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Most Livable City Association files complaint, asks Cook County to invalidate Ryan Field rezoning

Daily file photo by Seeger Gray
The lawsuit alleges that “the approval of Northwestern’s requested zoning changes was arbitrary, capricious and a deprivation of Plaintiffs’ substantive and procedural due process rights.”

The Most Livable City Association and 13 neighbors of Ryan Field filed a four-count complaint against Evanston Wednesday morning, alleging that the rezoning of the stadium for concerts violated several parts of the Evanston and Illinois zoning codes and deprived area residents of due process.

The lawsuit, filed with the Chancery Division of the Circuit Court of Cook County, seeks a declaratory judgment to invalidate the city’s approval of the Ryan Field project, as well as injunctive relief and damages for the plaintiffs.

“Our elected officials failed to follow the law and that’s why we’re bringing this suit,” MLCA President David DeCarlo said in a press release Wednesday. “The law exists to protect us all, and it has to be applied impartially — with no exceptions for billionaires or powerful institutions.”

Deprivation of due process

The first count of the lawsuit alleges that “the approval of Northwestern’s requested zoning changes was arbitrary, capricious and a deprivation of Plaintiffs’ substantive and procedural due process rights.” The suit recounts the proceedings that led up to Evanston City Council’s approval of the rezoning of Ryan Field on Nov. 20, in which Evanston Mayor Daniel Biss broke a 4-4 tie between councilmembers to advance the project.

The lawsuit cites several instances in 2023 when stadium neighbors and city officials raised concerns about the project and its potential negative impacts on the surrounding residential neighborhood. The city has rejected past efforts by NU to rezone the area surrounding Ryan Field for commercial activity, the lawsuit notes, and alleges this month’s vote overlooked several studies on noise, traffic congestion and economic impacts to the city.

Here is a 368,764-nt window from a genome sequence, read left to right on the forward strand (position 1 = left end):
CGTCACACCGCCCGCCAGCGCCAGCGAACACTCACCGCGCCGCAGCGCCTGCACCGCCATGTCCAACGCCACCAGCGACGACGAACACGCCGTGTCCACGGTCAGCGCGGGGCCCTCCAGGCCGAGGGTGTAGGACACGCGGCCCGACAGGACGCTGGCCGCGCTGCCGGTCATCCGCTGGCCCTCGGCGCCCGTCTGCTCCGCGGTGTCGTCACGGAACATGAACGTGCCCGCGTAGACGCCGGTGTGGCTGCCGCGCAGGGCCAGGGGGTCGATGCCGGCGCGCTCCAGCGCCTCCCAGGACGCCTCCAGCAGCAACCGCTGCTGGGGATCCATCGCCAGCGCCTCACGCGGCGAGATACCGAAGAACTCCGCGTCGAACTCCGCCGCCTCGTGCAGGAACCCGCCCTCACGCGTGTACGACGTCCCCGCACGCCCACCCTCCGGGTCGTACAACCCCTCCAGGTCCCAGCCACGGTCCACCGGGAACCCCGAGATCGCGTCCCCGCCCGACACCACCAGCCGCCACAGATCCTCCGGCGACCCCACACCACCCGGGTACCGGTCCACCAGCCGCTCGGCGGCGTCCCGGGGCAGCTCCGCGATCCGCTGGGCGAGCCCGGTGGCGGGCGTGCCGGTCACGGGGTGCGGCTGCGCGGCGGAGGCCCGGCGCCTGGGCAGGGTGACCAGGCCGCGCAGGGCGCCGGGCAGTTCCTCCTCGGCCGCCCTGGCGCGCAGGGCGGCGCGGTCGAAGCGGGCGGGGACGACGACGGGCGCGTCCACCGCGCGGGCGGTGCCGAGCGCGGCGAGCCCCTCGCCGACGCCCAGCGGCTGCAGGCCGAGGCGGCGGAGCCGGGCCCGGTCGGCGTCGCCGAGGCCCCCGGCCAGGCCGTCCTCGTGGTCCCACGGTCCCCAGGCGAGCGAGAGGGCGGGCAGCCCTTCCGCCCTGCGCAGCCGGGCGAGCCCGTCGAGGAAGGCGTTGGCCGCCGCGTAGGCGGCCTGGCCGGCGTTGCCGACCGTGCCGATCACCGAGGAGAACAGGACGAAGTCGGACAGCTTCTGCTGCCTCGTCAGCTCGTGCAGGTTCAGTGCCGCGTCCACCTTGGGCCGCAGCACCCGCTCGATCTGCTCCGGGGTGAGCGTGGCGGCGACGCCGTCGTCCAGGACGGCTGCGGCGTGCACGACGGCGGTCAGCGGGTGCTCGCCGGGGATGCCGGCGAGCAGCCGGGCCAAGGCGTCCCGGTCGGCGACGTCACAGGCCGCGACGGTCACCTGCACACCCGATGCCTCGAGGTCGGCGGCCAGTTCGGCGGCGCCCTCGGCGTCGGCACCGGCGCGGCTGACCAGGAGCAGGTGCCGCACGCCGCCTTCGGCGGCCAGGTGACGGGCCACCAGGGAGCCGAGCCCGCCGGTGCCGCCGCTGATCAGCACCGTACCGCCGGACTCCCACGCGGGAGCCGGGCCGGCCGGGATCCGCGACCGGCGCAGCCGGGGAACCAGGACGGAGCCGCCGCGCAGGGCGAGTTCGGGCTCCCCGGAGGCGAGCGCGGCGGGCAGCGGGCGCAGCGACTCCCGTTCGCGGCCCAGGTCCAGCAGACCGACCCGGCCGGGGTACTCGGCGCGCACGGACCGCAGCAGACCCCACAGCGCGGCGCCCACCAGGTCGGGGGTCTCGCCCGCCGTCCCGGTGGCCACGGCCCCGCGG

The suit also includes receipts of email subject lines exchanged between Biss, Ald. Jonathan Nieuwsma (4th), Northwestern President Michael Schill, and Northwestern Director of Community Relations Dave Davis. 

The plaintiffs allege that these emails, obtained through the Freedom of Information Act, demonstrate  “backroom deals” between the University and city officials in order to push the Ryan Field project through City Council.

Ultimately, the lawsuit argues there is “clear and convincing evidence” the rezoning of Ryan Field to allow concerts will be detrimental to the surrounding area.

The Most Livable City Association, a nonprofit organization led primarily by Evanston residents, has accused city officials, particularly Biss, of negotiating privately with the University on Ryan Field. The four councilmembers who voted against the project have also said that they were left out of discussions with NU representatives about a community benefits agreement, which requires NU to pay benefits to Evanston as part of the Ryan Field rebuild.